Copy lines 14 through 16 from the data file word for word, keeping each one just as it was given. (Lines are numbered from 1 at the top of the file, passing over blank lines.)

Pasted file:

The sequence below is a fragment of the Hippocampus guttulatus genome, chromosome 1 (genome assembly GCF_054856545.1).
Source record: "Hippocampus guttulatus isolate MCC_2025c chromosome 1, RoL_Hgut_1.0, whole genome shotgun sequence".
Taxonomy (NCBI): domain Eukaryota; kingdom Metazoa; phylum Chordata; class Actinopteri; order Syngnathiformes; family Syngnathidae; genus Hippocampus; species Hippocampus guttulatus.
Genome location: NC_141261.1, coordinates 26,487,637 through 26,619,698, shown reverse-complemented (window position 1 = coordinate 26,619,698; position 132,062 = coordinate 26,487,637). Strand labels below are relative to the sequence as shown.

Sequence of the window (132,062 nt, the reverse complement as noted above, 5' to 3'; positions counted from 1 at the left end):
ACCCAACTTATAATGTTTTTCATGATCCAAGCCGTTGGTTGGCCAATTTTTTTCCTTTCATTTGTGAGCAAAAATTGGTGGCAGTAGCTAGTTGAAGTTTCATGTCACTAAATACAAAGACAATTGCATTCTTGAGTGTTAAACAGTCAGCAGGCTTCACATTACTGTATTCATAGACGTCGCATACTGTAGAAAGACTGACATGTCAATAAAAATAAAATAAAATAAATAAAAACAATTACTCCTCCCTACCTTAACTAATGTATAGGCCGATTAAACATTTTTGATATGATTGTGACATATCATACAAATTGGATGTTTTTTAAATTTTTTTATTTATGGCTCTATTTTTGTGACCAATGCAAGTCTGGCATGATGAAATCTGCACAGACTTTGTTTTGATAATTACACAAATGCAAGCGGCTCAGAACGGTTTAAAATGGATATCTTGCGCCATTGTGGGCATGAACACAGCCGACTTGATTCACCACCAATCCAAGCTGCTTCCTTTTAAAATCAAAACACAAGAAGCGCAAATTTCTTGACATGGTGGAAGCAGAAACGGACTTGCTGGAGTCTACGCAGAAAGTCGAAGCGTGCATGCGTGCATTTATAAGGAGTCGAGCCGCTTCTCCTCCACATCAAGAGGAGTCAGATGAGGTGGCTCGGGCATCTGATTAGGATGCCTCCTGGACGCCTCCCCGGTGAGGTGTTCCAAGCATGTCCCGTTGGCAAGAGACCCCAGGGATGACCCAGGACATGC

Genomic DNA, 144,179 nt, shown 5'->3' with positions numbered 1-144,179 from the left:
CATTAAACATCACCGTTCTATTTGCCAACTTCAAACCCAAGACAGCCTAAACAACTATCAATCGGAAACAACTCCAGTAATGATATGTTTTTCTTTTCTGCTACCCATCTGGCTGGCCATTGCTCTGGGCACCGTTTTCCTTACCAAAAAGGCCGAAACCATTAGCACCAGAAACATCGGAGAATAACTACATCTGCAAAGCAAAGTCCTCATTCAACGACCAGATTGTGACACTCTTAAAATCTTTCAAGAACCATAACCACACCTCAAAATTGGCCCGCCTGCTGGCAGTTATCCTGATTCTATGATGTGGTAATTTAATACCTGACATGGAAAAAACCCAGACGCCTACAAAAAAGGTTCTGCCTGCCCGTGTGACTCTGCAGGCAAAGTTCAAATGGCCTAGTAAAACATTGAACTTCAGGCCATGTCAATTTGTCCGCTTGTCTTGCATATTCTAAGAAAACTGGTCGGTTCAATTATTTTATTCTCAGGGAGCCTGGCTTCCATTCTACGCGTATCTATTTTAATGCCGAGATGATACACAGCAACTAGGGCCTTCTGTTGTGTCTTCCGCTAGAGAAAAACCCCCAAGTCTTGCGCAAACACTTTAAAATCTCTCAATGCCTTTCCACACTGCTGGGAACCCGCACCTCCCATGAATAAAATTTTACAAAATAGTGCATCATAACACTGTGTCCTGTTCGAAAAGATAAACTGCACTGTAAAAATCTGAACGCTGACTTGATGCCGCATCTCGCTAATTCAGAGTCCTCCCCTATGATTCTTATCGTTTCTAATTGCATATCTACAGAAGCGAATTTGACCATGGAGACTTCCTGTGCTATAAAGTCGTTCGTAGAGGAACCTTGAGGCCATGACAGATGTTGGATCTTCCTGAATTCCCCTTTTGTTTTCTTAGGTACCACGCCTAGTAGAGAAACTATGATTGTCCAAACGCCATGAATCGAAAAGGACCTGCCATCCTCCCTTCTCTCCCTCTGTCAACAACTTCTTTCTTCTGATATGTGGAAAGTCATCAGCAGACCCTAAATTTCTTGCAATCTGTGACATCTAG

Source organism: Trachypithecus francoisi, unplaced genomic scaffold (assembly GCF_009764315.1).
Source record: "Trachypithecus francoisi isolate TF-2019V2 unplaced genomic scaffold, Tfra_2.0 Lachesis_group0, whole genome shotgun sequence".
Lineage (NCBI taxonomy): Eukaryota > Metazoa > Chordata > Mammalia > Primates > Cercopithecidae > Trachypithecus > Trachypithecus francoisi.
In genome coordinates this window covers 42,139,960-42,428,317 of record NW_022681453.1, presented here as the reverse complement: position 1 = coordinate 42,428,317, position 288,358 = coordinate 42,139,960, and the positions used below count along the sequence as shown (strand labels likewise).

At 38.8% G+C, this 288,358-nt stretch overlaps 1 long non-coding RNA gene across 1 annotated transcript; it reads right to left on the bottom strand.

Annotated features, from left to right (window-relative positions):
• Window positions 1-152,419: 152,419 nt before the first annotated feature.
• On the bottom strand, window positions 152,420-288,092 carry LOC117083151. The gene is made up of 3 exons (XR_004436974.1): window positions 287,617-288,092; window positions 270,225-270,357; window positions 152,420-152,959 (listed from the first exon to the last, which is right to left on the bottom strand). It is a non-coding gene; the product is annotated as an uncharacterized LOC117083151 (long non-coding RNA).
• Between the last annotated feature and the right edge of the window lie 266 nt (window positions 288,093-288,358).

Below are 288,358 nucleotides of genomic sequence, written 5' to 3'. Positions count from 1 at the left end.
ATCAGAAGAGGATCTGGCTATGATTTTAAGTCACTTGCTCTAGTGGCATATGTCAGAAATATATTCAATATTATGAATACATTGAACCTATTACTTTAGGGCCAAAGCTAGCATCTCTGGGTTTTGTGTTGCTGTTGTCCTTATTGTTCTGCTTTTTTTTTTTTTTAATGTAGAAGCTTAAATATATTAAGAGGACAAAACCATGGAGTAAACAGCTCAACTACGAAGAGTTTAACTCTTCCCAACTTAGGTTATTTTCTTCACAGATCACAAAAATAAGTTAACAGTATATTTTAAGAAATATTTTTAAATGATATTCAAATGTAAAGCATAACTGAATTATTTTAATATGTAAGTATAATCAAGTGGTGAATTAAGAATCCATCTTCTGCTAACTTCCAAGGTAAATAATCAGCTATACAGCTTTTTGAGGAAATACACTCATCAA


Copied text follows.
Annotated features, from left to right (window-relative positions):
• Window positions 1-152,419: 152,419 nt before the first annotated feature.
• On the bottom strand, window positions 152,420-288,092 carry LOC117083151. The gene is made up of 3 exons (XR_004436974.1): window positions 287,617-288,092; window positions 270,225-270,357; window positions 152,420-152,959 (listed from the first exon to the last, which is right to left on the bottom strand). It is a non-coding gene; the product is annotated as an uncharacterized LOC117083151 (long non-coding RNA).